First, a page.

Around a third of Americans regularly get their news from Facebook, according to the latest study from Pew Research Center, whose surveys aim to better understand the current media landscape in the U.S. In the updated report, Pew Research found that around half of U.S. adults, or 53%, said they “often” or “sometimes” use social media to get their news. This is spread out across a number of sites, but Facebook is at the top of the list.
The study found that 36% of U.S. adults said they “regularly” access Facebook to get news. This is a significantly larger percentage than almost any other social media platform, with the exception of YouTube, which is used regularly for news by 23% of U.S. adults.
Beyond that, the percentages are much smaller. Even Trump’s preferred platform for communication (well, until recently), Twitter, is only used regularly for news by 15% of U.S. adults, Pew found.
Only around one-in-ten Americans or fewer said they regularly got their news from other social media platforms, including Instagram (11%), Reddit (6%), Snapchat (4%), LinkedIn (4%), TikTok (3%), WhatsApp (3%), Tumblr (1%) and Twitch (1%).
Pew notes that the lower percentages for using these sites as a source of news also has to do with the fact that fewer Americans report using these sites at all.
But even if their audiences are smaller, the site’s users may be heavily engaged with the news. Twitter, for instance, is used only by 25% of U.S. adults, but over half the users (59%) say they get news on the platform, compared with 54% of Facebook users. Meanwhile, 42% of Reddit users get news regularly on its site, even though it has a significantly smaller user base than Facebook.
In other words, the list of “top news platforms” looks a bit different when you count how many of a social media site’s own users gets the news regularly from the platform, instead of just how many U.S. adults altogether get their news from the site.
When measured this way, Twitter, Facebook, and Reddit lead, followed by YouTube, Instagram, TikTok, Snapchat, LinkedIn, WhatsApp, then Twitch.
Pew additionally examined the demographic makeup of those who use social media for news, and found that White adults make up the majority of the regular news users for sites like Facebook and Reddit. Both Black and Hispanic adults, meanwhile, made up around a quarter of Instagram’s regular users (22% and 27%, respectively.) Facebook was found to also skew towards women (63% vs 35%) when it came to regularly using it getting the news, while Reddit skews towards men (67% vs. 29%).
What’s also interesting about the report’s findings is that, despite Americans’ widespread usage of social media for getting the news, a majority (59%) said they believed it to be “largely inaccurate.” This figure has stayed fairly consistent over the past couple of years, as well. It’s up from 57% in 2018 and the same as on 2019.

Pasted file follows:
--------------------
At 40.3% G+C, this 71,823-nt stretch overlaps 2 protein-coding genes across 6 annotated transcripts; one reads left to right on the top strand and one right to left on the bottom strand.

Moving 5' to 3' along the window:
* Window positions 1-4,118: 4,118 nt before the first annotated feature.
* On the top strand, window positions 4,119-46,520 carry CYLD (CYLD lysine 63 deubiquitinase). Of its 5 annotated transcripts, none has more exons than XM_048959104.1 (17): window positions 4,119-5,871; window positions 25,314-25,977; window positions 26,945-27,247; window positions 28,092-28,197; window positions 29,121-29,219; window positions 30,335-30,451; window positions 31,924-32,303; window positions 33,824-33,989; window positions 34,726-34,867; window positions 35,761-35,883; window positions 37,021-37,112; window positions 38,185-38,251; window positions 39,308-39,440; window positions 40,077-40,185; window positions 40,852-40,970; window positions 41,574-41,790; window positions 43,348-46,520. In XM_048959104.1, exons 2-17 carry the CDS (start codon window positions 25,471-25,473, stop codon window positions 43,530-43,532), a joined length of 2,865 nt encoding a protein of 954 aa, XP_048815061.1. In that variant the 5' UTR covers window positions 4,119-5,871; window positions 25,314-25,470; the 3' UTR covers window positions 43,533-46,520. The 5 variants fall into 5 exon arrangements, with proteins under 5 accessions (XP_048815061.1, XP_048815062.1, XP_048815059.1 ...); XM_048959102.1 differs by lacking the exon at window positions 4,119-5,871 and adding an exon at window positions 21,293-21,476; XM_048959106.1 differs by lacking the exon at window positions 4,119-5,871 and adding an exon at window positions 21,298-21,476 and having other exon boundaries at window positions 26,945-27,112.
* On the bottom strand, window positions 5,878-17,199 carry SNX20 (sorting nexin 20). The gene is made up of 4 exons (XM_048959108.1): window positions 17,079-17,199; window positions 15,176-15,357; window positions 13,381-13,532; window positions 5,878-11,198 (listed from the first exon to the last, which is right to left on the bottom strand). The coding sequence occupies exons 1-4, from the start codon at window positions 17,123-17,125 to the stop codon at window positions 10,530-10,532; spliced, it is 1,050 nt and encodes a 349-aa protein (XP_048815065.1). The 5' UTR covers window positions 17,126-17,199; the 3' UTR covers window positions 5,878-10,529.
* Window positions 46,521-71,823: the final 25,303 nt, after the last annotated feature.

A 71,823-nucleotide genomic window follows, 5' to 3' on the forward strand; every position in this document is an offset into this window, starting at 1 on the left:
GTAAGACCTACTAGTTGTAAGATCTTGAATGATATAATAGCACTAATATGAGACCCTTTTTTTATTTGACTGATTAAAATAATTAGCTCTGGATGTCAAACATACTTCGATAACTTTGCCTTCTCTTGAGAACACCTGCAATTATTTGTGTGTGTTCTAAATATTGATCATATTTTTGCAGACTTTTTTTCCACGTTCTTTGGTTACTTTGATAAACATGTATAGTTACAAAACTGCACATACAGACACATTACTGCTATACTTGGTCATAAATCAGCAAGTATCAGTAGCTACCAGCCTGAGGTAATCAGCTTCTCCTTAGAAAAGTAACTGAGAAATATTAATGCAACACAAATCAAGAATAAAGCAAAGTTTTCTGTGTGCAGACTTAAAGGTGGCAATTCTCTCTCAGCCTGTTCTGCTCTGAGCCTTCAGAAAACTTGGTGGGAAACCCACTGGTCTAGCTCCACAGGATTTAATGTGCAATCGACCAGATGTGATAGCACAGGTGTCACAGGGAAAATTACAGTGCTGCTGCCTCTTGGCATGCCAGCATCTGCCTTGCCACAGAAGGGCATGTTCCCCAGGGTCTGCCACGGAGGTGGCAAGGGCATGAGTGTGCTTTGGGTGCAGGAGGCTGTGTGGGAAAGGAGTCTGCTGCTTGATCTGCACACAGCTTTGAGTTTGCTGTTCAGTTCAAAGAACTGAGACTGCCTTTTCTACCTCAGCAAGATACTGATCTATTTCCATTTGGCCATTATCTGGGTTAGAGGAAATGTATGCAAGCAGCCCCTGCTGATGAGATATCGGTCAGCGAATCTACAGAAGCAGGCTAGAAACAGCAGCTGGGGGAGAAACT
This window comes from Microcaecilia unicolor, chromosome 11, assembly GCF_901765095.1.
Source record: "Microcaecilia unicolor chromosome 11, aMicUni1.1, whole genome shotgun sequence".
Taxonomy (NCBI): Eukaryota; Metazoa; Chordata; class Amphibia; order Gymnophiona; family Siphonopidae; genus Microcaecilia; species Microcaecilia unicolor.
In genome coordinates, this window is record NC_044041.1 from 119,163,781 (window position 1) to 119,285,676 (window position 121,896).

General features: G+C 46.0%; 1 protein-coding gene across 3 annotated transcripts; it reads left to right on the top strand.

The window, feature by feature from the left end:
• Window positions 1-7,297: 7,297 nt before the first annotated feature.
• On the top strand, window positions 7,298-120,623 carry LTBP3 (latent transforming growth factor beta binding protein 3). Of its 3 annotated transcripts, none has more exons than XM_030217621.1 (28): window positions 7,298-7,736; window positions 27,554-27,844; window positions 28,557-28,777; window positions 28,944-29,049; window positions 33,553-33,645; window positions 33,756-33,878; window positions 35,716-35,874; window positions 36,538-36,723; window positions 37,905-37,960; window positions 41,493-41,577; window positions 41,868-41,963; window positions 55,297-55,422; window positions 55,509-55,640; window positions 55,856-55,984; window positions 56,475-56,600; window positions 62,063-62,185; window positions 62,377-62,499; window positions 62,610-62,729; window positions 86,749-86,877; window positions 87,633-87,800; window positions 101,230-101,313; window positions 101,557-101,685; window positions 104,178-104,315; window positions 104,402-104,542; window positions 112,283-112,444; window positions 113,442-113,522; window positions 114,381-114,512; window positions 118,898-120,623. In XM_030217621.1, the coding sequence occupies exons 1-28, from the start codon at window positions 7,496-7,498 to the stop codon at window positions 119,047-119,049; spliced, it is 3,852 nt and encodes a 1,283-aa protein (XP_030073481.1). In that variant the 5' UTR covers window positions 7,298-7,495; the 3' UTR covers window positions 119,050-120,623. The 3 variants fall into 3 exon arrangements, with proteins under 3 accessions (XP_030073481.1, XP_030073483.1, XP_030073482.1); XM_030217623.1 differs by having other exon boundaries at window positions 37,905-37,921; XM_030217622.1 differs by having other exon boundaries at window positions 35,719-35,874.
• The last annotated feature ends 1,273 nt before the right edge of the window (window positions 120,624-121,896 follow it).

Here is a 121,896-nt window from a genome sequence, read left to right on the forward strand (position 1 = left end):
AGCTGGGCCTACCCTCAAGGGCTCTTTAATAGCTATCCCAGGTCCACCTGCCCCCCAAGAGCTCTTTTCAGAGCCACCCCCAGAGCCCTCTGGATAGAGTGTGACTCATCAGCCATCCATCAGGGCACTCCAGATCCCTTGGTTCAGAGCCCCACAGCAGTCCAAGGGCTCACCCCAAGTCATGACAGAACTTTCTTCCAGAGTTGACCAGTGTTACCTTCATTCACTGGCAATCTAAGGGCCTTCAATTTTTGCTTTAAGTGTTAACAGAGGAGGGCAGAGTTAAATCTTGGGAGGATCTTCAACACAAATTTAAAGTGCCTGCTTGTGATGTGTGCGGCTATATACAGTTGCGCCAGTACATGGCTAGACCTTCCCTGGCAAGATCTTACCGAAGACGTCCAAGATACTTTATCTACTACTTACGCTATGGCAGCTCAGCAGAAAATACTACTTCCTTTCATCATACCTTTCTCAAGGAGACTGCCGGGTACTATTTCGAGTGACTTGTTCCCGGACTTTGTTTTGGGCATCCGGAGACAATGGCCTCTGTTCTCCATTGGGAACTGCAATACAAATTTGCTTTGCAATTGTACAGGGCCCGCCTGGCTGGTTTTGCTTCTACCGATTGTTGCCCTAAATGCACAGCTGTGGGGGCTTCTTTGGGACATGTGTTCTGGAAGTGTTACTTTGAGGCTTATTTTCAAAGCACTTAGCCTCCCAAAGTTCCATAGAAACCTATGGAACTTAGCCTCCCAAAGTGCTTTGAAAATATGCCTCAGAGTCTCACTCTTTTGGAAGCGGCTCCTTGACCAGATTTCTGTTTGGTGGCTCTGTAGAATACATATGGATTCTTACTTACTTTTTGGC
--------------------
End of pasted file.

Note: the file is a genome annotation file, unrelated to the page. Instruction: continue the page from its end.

Nearly half of social media users also said reading the news on social media has not made much of a difference in helping them to understand current events.
This finding seems to contradict reports and studies that say social media sites — and their algorithms that personalize news to the interests and beliefs of their users — have helped radicalize people online. Last week, the results of that was on full display as a mob of people who have consumed misinformation and conspiracy theories, often for years, stormed the U.S. Capitol in a failed attempt to overturn the results of the 2020 presidential election.
However, keep in mind that Pew’s study is based on self-reported data. So while respondents may have claimed social media posts didn’t really help them “understand” the news, they may be underestimating those posts’ power and influence over time.
The Pew Research Center regularly runs studies like this. For example, last year it reported how social media news consumers tend to be less engaged and less knowledgeable about the facts on key news topics, like the U.S. election or COVID-19. The same study also found that the social media news consumers were more frequently exposed to fringe conspiracies.
The platforms themselves have done little to help prevent the spread of misinformation, beyond adding basic fact-checks. Facebook waited years to ban QAnon groups, but many still remained after the sweep, as did “Stop the Steal” conspiracy groups, after a similar crackdown on the hashtags and other incitements of violence.
The latest report is here.